Having the Hospice Conversation


  • 90% of the people think it’s important to talk about their loved ones and their own wishes for end of life. Less than 30% of people have discussed what they or their family wants when it comes to end of life care. Source: National Survey by the Conversation Project 2013
  • 60% of people say that making sure their family is not burdened by tough decisions is “extremely important.” 56% have not communicated their end of life wishes. Source: Survey of Californians by the California HealthCare Foundation 2012
  • 70% of people say they would prefer to die at home. 27% of deaths in the U.S. occur at home. Source: CDC data & Robert Wood Johnson Foundation
  • 80% of people say if seriously ill, they would want to talk to their doctors about end of life care. 7% report having had an end of life conversation with their doctor. Source: Survey of Californians by the California HealthCare Foundation 2012

It is one of the most difficult conversations a doctor can have with a patient – deciding how and where the terminally ill should best spend their final days. A 2012 survey by the California HealthCare Foundation found that 80% of people say that if seriously ill, they would want to talk to their doctor about end of life care, yet only 7% have reported having had that conversation. It has been found that patients who have end of life discussions with their physicians had better outcomes. Patients are able to ask questions, weigh options and share with their families. The patients’ fears and wishes can be addressed, thus giving them better quality of life in the time they have left.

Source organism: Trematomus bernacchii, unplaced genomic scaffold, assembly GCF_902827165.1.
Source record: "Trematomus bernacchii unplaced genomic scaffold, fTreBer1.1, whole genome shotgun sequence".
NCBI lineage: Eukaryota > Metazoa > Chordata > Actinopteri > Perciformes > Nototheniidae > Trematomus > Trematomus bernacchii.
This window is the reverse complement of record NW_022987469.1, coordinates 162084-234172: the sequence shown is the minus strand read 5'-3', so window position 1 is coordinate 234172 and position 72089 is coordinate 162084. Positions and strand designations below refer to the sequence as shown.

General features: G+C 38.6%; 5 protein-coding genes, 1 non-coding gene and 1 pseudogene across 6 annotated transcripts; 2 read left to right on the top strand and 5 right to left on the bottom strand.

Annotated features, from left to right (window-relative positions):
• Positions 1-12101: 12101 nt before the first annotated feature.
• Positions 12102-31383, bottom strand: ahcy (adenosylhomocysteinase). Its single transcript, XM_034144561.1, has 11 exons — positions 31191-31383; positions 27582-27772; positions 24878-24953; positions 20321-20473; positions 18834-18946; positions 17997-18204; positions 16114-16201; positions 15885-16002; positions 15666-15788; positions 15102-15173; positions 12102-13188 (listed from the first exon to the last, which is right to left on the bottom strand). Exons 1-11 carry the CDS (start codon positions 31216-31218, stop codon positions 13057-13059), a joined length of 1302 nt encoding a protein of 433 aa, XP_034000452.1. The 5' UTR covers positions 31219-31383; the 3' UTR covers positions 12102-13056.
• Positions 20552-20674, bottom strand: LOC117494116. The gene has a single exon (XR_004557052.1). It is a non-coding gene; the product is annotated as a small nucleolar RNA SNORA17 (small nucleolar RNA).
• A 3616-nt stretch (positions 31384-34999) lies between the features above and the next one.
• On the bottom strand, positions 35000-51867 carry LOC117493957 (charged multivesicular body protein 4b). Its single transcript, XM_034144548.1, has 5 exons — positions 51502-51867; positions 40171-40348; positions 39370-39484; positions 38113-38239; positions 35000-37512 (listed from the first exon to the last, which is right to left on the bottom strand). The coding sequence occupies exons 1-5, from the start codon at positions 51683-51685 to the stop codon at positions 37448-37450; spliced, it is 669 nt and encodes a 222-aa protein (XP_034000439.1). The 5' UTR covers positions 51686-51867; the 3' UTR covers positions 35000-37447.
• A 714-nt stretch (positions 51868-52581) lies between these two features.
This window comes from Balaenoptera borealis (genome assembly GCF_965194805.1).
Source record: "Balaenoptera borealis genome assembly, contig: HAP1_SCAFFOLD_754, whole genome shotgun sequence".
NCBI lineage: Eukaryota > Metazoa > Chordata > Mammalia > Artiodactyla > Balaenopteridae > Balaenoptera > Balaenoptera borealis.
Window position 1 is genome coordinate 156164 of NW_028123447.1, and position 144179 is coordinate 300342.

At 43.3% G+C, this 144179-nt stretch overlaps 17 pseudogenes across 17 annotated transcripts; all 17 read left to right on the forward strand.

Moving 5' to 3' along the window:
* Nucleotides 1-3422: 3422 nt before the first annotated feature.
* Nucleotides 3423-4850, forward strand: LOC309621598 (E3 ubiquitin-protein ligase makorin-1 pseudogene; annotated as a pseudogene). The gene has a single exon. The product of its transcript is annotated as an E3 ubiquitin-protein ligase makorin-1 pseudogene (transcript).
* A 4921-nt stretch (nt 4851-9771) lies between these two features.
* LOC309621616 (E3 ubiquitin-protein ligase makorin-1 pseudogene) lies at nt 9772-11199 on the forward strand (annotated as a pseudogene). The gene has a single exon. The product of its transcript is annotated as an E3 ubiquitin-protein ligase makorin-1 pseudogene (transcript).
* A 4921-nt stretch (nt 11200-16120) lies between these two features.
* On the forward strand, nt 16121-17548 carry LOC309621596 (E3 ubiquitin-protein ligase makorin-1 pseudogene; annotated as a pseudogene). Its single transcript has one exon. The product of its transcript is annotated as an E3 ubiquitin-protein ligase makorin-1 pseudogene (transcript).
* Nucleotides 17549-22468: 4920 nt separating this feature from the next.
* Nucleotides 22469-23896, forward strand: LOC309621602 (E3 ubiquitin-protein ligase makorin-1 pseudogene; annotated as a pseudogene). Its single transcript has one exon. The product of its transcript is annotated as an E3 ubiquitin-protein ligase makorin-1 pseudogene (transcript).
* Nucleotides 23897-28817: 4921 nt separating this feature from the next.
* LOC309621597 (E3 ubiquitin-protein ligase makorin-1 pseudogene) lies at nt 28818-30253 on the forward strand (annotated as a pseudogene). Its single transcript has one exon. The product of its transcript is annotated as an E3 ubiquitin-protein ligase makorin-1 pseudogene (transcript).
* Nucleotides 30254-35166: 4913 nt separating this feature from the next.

Studies have also shown that those who died in hospitals experienced more physical and psychological discomfort than those who died at home. 70 percent of people say they would rather die at home opposed to a hospital, yet the majority of deaths still occur in a hospital setting. The disconnect lies mainly in people not knowing their options and sharing their wishes.

In having these conversations early on, we are giving our patients back some control over their lives. They can participate fully and hopefully have better peace of mind to enjoy those last years, months and days. These conversations will hopefully encourage patients to talk to their loved ones about their wishes and, thus, elevate some of the burden of guessing or assuming what the patient would have wanted.

Northern Illinois Hospice offers one-on-one and/or group training to clinicians and to the public on having the end of life conversation. To learn more about this training, please call Marketing & Community Relations Director Jolene Smith at 815.398.0500 or email jsmith@niha.org.

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